Before you stop reading because you think this is getting too hypothetical, we invite you to think about how you describe an effective leader. You would usually use words like integrity, honesty, passion, vision, risk-taking, compassion. These are only a handful of the qualities that come to mind and go beyond competencies and skills to include character and conviction. Robert J. Anderson, the Leadership Circles creator, highlights that a breakthrough in the inner game (leadership consciousness) can result in sudden shifts in the effectiveness of the outer game (leadership competencies) which in turn, results in higher performance gains for the organisation.
The Leadership Circle carried out a study involving 2000+ businesses that shows that leadership effectiveness is a primary contributor to business performance. If an organisation can improve leadership effectiveness, they are 38% more likely to see greater business performance.
How can an organisation identify what elements of a leader could be improved?
It is possible to conduct a leadership 360˚ assessment for the Leadership Circle Profile, allowing individuals to understand how key stakeholders – for example their bosses, peers or direct reports – experience their leadership. The difference between The Leadership Circle Profile and other 360˚ feedback tools is that it is the first competency tool to measure both the inner and outer aspects of the individual's leadership qualities. The report created as a result of the assessment is not only a list of behavioural competencies! In fact, it is organised into a system for understanding human behaviour and development, and helps to make sense of the relationship between the many dimensions of the individual being evaluated.
So, how is a leader's profile assessed? The Leadership Circle Profile measures 18 Leadership Competencies. These competencies have been well researched and define the most critical behaviours and skill sets required for an effective leader. There is also a second layer of internal assumptions. Internal assumptions relate to how we think and our habit of thought which determines a great deal of our behaviour. This Profile measures 11 Internal Assumptions that limit the effectiveness of the individual's leadership.
The creative leadership competencies measure key behaviours and internal assumptions that lead to high fulfilment, high achievement leadership. Creative leadership competencies include being able to relate to others, self-awareness, authenticity and system awareness. Conversely the reactive leadership styles reflect inner beliefs that limit effectiveness, authentic expression, and empowering leadership. Reactive leadership styles include controlling behaviours, protectiveness and compliance.
The 18 competencies are split between:
- Creative competencies: well-researched competencies that measure how you achieve results, bring out the best in others, lead with vision and enhance your development. Creative leaders also act with integrity and courage and set out to improve organisational systems. Creative competencies are most likely to result in effective leadership.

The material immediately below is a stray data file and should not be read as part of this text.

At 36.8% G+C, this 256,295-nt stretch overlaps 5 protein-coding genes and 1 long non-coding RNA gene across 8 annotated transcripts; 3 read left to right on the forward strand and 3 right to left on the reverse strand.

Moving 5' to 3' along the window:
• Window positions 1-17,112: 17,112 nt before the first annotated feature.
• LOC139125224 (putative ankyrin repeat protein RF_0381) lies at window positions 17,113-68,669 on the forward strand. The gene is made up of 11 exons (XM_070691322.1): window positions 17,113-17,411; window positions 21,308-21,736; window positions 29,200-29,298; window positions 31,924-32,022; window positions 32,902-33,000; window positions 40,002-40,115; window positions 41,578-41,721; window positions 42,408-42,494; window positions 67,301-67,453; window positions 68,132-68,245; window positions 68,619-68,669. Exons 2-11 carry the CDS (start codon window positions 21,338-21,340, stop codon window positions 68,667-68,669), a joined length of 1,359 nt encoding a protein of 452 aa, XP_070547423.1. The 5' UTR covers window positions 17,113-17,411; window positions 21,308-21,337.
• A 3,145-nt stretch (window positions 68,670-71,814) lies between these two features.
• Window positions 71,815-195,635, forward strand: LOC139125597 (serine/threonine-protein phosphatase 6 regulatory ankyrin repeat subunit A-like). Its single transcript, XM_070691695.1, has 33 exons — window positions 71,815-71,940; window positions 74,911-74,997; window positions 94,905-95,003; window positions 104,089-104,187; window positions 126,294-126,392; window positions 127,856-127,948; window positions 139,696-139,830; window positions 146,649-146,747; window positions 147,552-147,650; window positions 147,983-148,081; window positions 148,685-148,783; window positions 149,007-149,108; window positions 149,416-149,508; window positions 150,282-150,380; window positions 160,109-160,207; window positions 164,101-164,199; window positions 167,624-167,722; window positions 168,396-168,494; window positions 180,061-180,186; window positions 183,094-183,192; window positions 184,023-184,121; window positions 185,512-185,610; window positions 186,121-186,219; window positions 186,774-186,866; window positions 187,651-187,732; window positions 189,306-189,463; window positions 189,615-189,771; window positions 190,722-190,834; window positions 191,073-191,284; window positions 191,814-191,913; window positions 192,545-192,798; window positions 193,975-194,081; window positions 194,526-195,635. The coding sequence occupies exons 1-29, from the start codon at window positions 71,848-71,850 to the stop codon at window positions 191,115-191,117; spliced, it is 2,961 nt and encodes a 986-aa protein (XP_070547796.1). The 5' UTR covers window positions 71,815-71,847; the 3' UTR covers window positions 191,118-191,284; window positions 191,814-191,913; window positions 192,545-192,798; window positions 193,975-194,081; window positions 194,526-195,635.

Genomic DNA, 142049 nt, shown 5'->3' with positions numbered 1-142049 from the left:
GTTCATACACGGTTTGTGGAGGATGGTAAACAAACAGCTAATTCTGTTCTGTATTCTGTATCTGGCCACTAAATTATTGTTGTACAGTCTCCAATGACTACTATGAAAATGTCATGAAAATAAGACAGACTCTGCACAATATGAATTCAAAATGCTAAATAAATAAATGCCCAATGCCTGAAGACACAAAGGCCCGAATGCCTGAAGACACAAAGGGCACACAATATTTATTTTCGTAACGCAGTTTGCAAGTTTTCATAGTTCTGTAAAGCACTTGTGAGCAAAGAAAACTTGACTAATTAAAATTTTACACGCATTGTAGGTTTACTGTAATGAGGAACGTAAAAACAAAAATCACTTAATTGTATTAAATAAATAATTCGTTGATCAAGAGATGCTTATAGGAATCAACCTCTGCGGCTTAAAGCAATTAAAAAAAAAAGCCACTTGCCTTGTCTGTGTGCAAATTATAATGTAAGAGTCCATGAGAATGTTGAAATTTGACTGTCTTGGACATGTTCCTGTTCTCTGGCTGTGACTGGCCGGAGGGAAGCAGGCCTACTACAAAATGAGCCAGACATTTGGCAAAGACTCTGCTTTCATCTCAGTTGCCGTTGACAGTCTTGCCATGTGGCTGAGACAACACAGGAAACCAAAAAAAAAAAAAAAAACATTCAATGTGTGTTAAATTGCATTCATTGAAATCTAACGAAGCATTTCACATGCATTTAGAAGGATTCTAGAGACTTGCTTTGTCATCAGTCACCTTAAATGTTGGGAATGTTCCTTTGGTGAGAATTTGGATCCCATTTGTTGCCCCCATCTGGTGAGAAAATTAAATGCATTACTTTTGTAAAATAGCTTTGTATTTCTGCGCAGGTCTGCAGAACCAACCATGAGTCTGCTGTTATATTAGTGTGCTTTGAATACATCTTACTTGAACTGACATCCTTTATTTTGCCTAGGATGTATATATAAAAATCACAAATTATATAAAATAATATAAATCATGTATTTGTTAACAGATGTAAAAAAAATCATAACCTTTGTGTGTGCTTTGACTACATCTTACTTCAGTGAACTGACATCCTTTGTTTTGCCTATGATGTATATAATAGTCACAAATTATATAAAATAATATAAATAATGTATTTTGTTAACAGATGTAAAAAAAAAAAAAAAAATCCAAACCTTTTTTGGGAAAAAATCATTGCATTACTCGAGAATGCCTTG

- Reactive styles/Reactive Tendencies: leadership styles emphasizing caution over creating results, self-protection over productive engagement, and aggression over building alignment. These self-limiting styles focus on gaining the approval of others, protecting yourself, or getting results at the expense of others. Reactive tendencies are linked to leaders that react to circumstances.
The creative competencies and reactive styles need to be read within the leader's operating system, which refers to the internal assumptions (beliefs) that run behaviour in both domains. The Leadership Circle Profile increases awareness of the operating system to create change in behaviour. Reactive styles are driven by a willingness to reduce fear in the operating system and see the running of an organisation as a game which they try not to lose. A reactive individual tends to react towards increasing safety, without even realising it. When it comes to the creative operating system, the leader is focused on playing the game on purpose to create the future that the organisation needs.
Being reactive when sponsoring a change initiative is usually not conducive to success. Prosci research clearly shows that the effective sponsor is someone who possesses creative competencies. Competencies like authenticity, self-awareness and the ability to relate to others in a way that brings out the best in the people within the organisation are needed for an effective leader.
There is a clear parallel that can be drawn between a creative leader and an effective sponsor, therefore there is a strong case to support leadership in your organisation to strategically develop creative competencies.
Interested in Learning More?
At CMC Partnership Global we believe in providing excellent service to our clients. We partnered with Prosci because they have developed one of the most effective change management methodologies in the world. Based on 20 years of research, it has been adopted by some of the most prominent organisations worldwide, including Microsoft and in the public sector, including the UK Government.
More and more clients are approaching CMC Partnership Global and asking for support in their change management journey and are realising the importance of supporting the development of creative competencies in their leaders. If you would like to develop your organisations change capability and build creative leadership skills within your sponsors, CMC Partnership Global offers a full Leadership Circle Assessment. Our Prosci Certified Advanced Instructors, who are accredited business coaches and The Leadership Circle Certified, will guide you through what The Leadership Circle entails, how to leverage it to determine your Leadership Profile and define next steps.
This service is available in English and Italian. To find out more information about how we can support your organisations’ needs, you can book a meeting with Isabella Brusati here or send an email to email@example.com.